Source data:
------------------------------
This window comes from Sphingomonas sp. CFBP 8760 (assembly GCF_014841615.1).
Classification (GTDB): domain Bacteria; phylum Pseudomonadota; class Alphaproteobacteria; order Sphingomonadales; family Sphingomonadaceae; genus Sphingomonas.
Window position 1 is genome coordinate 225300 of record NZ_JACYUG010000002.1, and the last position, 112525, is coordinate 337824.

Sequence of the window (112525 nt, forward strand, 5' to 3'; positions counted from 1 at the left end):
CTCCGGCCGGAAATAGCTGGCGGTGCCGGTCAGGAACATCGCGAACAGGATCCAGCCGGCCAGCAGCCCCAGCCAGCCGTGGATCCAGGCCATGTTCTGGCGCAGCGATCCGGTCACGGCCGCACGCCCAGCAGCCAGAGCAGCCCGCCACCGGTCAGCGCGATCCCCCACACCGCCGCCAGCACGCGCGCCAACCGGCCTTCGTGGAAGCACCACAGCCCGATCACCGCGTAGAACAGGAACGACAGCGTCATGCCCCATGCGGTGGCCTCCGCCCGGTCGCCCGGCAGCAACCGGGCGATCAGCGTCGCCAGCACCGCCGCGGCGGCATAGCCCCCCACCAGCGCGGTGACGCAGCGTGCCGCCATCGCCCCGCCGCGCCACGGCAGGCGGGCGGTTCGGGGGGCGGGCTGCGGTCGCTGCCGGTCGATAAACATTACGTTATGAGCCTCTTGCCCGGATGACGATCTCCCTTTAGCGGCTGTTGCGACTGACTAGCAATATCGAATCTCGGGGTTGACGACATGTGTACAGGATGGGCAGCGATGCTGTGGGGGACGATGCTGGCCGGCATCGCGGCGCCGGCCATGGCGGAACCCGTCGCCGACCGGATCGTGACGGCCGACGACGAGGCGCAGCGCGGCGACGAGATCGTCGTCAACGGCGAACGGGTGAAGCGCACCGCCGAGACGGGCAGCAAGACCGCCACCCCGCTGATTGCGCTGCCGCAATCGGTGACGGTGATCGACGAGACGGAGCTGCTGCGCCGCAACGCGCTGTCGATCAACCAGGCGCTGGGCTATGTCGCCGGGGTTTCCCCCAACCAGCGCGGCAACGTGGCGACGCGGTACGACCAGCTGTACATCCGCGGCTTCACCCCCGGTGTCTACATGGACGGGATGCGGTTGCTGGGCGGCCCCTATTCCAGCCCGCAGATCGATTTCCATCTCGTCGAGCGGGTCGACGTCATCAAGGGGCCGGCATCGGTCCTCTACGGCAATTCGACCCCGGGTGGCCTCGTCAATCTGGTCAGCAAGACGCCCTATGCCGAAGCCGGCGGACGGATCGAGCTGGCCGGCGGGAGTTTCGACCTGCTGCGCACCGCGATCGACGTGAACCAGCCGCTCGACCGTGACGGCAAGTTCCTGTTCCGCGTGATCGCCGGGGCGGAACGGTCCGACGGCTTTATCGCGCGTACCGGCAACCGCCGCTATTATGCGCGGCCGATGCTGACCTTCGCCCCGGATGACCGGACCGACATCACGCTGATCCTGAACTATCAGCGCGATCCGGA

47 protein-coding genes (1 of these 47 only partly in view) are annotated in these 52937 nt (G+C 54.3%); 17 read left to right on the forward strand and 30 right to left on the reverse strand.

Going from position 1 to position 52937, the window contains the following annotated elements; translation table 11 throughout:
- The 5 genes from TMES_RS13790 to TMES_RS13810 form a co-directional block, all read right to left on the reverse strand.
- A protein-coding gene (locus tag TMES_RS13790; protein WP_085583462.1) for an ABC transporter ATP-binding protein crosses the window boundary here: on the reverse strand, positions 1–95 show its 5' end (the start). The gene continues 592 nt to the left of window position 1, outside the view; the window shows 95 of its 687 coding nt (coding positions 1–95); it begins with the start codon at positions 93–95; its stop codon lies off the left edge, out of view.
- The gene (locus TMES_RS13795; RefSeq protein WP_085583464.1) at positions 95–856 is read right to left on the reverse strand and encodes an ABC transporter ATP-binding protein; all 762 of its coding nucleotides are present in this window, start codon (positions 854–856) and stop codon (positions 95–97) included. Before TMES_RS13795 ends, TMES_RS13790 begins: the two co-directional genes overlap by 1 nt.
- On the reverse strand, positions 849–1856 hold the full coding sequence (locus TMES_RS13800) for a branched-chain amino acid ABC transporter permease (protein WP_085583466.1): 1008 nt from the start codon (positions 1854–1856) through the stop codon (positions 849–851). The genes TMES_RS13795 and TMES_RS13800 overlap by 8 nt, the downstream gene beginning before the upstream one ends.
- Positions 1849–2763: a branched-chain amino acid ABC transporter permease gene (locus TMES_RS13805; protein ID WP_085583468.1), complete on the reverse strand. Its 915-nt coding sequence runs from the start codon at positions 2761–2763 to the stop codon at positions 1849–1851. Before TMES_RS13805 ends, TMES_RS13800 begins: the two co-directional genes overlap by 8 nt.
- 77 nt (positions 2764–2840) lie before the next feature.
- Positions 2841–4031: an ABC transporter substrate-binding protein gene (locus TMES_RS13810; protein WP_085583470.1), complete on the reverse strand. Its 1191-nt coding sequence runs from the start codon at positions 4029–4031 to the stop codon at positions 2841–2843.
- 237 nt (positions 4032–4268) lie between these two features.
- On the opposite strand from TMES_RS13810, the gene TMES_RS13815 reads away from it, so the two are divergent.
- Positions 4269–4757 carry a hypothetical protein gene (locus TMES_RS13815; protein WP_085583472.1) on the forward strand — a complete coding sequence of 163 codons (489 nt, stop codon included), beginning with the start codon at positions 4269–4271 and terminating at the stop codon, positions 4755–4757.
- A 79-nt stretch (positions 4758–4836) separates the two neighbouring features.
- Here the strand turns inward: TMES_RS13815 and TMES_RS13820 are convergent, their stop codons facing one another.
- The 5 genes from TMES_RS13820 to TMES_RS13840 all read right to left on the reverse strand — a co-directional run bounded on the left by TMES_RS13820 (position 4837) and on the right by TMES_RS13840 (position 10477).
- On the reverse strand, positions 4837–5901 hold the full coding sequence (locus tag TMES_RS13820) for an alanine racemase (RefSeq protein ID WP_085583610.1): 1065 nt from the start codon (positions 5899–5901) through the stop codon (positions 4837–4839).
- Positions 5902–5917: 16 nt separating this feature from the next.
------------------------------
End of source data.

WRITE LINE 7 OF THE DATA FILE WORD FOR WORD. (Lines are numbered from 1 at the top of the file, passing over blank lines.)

Going from position 1 to position 52937, the window contains the following annotated elements; translation table 11 throughout: